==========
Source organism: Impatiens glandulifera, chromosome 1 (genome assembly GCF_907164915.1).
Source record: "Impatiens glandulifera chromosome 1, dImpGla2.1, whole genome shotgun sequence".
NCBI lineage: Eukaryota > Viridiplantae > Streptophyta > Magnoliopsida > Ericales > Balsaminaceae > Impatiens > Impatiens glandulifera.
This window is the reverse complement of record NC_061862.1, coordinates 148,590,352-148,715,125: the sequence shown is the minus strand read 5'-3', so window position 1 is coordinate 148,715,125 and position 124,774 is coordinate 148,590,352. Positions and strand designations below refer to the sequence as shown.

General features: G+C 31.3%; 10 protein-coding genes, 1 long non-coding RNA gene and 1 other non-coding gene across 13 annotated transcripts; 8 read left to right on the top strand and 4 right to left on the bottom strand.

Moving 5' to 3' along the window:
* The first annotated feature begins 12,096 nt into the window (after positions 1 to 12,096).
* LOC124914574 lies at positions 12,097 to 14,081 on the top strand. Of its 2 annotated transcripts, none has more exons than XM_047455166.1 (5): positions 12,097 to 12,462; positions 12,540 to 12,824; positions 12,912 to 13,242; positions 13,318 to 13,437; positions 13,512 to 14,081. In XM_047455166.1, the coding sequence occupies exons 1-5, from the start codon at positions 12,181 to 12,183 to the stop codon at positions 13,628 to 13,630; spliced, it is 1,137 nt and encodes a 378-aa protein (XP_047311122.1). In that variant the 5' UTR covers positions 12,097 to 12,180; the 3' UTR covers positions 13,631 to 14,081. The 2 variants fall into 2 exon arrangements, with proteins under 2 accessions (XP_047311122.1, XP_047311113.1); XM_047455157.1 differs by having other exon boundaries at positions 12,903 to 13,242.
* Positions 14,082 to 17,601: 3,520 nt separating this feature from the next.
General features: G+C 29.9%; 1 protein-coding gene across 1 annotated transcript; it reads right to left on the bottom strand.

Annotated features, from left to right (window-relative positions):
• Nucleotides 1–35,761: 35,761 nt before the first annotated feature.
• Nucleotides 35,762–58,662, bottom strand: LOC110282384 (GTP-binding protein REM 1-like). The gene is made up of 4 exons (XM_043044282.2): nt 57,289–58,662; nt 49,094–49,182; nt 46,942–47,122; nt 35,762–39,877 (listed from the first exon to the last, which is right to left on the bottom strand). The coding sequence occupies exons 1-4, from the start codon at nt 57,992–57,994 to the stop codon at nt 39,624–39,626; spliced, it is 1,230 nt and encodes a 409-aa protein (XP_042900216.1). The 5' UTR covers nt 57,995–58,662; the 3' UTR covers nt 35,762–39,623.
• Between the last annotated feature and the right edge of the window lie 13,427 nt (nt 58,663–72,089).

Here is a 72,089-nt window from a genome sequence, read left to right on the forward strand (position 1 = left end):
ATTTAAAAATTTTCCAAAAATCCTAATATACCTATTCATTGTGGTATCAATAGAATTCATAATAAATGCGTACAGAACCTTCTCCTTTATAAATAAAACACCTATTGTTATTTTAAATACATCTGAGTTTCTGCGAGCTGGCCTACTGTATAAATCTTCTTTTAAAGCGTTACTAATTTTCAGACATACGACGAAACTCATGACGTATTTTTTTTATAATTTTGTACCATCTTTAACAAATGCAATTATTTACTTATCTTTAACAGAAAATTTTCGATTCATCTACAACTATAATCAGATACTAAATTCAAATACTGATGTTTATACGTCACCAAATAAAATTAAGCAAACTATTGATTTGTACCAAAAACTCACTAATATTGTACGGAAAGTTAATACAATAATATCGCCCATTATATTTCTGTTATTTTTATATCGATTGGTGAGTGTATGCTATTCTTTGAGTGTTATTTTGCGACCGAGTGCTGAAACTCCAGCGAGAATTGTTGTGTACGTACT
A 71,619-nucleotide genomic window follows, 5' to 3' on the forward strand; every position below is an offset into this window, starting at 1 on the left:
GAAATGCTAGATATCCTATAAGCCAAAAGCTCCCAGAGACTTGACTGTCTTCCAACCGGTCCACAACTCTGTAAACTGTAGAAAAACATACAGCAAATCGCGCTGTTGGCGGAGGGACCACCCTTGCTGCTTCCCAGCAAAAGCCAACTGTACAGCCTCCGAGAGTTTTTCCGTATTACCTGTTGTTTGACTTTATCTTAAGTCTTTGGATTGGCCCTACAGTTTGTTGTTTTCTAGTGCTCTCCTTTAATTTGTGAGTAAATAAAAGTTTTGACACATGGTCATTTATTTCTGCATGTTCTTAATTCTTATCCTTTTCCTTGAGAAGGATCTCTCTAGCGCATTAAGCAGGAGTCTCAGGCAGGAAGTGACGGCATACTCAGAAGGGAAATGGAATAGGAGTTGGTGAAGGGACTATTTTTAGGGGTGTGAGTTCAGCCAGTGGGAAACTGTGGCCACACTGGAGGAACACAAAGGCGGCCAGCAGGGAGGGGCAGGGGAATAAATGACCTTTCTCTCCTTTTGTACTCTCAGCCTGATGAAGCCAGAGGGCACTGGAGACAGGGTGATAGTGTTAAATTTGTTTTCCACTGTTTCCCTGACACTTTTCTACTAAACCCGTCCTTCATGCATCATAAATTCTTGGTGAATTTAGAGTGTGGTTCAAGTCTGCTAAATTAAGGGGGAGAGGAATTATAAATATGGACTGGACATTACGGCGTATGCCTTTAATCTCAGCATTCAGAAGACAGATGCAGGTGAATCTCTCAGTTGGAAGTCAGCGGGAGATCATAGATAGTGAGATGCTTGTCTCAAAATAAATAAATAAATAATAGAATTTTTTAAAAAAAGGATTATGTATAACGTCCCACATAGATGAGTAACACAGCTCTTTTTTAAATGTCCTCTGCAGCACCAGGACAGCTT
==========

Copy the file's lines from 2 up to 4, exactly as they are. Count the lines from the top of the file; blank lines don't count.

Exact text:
Source record: "Impatiens glandulifera chromosome 1, dImpGla2.1, whole genome shotgun sequence".
NCBI lineage: Eukaryota > Viridiplantae > Streptophyta > Magnoliopsida > Ericales > Balsaminaceae > Impatiens > Impatiens glandulifera.
This window is the reverse complement of record NC_061862.1, coordinates 148,590,352-148,715,125: the sequence shown is the minus strand read 5'-3', so window position 1 is coordinate 148,715,125 and position 124,774 is coordinate 148,590,352. Positions and strand designations below refer to the sequence as shown.